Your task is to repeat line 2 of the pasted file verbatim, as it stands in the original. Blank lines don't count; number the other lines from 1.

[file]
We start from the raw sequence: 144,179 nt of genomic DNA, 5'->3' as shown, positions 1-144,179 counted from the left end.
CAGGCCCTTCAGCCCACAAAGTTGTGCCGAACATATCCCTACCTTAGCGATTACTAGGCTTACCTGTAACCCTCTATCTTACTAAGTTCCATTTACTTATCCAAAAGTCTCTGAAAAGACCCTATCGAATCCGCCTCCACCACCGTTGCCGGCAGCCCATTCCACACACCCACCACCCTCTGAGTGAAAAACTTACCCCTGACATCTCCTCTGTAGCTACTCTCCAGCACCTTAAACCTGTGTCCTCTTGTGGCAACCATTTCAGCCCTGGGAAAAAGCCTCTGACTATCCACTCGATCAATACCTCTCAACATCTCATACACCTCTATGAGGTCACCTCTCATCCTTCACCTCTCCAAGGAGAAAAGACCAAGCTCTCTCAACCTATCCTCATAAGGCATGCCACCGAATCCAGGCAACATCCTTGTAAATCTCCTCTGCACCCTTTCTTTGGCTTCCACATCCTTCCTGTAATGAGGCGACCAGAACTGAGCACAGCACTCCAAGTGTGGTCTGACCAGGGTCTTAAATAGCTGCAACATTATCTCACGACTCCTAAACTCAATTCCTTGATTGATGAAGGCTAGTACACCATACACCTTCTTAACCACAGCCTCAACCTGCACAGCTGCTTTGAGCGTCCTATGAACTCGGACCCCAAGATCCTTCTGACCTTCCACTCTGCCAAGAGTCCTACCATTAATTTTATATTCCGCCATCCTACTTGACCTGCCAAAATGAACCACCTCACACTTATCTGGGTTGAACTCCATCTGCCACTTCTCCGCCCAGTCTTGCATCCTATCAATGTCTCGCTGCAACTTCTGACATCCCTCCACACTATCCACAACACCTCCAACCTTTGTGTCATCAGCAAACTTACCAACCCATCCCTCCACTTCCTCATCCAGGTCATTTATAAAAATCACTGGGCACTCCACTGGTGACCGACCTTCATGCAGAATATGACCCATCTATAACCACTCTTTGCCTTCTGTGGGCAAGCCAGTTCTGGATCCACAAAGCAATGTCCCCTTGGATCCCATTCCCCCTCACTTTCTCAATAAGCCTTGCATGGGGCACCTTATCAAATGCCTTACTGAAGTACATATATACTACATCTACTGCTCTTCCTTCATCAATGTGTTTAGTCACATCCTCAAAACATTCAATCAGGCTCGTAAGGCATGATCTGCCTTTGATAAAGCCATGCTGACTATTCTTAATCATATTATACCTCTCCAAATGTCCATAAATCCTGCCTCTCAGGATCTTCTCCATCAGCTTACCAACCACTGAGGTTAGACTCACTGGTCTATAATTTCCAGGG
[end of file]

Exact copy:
CAGGCCCTTCAGCCCACAAAGTTGTGCCGAACATATCCCTACCTTAGCGATTACTAGGCTTACCTGTAACCCTCTATCTTACTAAGTTCCATTTACTTATCCAAAAGTCTCTGAAAAGACCCTATCGAATCCGCCTCCACCACCGTTGCCGGCAGCCCATTCCACACACCCACCACCCTCTGAGTGAAAAACTTACCCCTGACATCTCCTCTGTAGCTACTCTCCAGCACCTTAAACCTGTGTCCTCTTGTGGCAACCATTTCAGCCCTGGGAAAAAGCCTCTGACTATCCACTCGATCAATACCTCTCAACATCTCATACACCTCTATGAGGTCACCTCTCATCCTTCACCTCTCCAAGGAGAAAAGACCAAGCTCTCTCAACCTATCCTCATAAGGCATGCCACCGAATCCAGGCAACATCCTTGTAAATCTCCTCTGCACCCTTTCTTTGGCTTCCACATCCTTCCTGTAATGAGGCGACCAGAACTGAGCACAGCACTCCAAGTGTGGTCTGACCAGGGTCTTAAATAGCTGCAACATTATCTCACGACTCCTAAACTCAATTCCTTGATTGATGAAGGCTAGTACACCATACACCTTCTTAACCACAGCCTCAACCTGCACAGCTGCTTTGAGCGTCCTATGAACTCGGACCCCAAGATCCTTCTGACCTTCCACTCTGCCAAGAGTCCTACCATTAATTTTATATTCCGCCATCCTACTTGACCTGCCAAAATGAACCACCTCACACTTATCTGGGTTGAACTCCATCTGCCACTTCTCCGCCCAGTCTTGCATCCTATCAATGTCTCGCTGCAACTTCTGACATCCCTCCACACTATCCACAACACCTCCAACCTTTGTGTCATCAGCAAACTTACCAACCCATCCCTCCACTTCCTCATCCAGGTCATTTATAAAAATCACTGGGCACTCCACTGGTGACCGACCTTCATGCAGAATATGACCCATCTATAACCACTCTTTGCCTTCTGTGGGCAAGCCAGTTCTGGATCCACAAAGCAATGTCCCCTTGGATCCCATTCCCCCTCACTTTCTCAATAAGCCTTGCATGGGGCACCTTATCAAATGCCTTACTGAAGTACATATATACTACATCTACTGCTCTTCCTTCATCAATGTGTTTAGTCACATCCTCAAAACATTCAATCAGGCTCGTAAGGCATGATCTGCCTTTGATAAAGCCATGCTGACTATTCTTAATCATATTATACCTCTCCAAATGTCCATAAATCCTGCCTCTCAGGATCTTCTCCATCAGCTTACCAACCACTGAGGTTAGACTCACTGGTCTATAATTTCCAGGG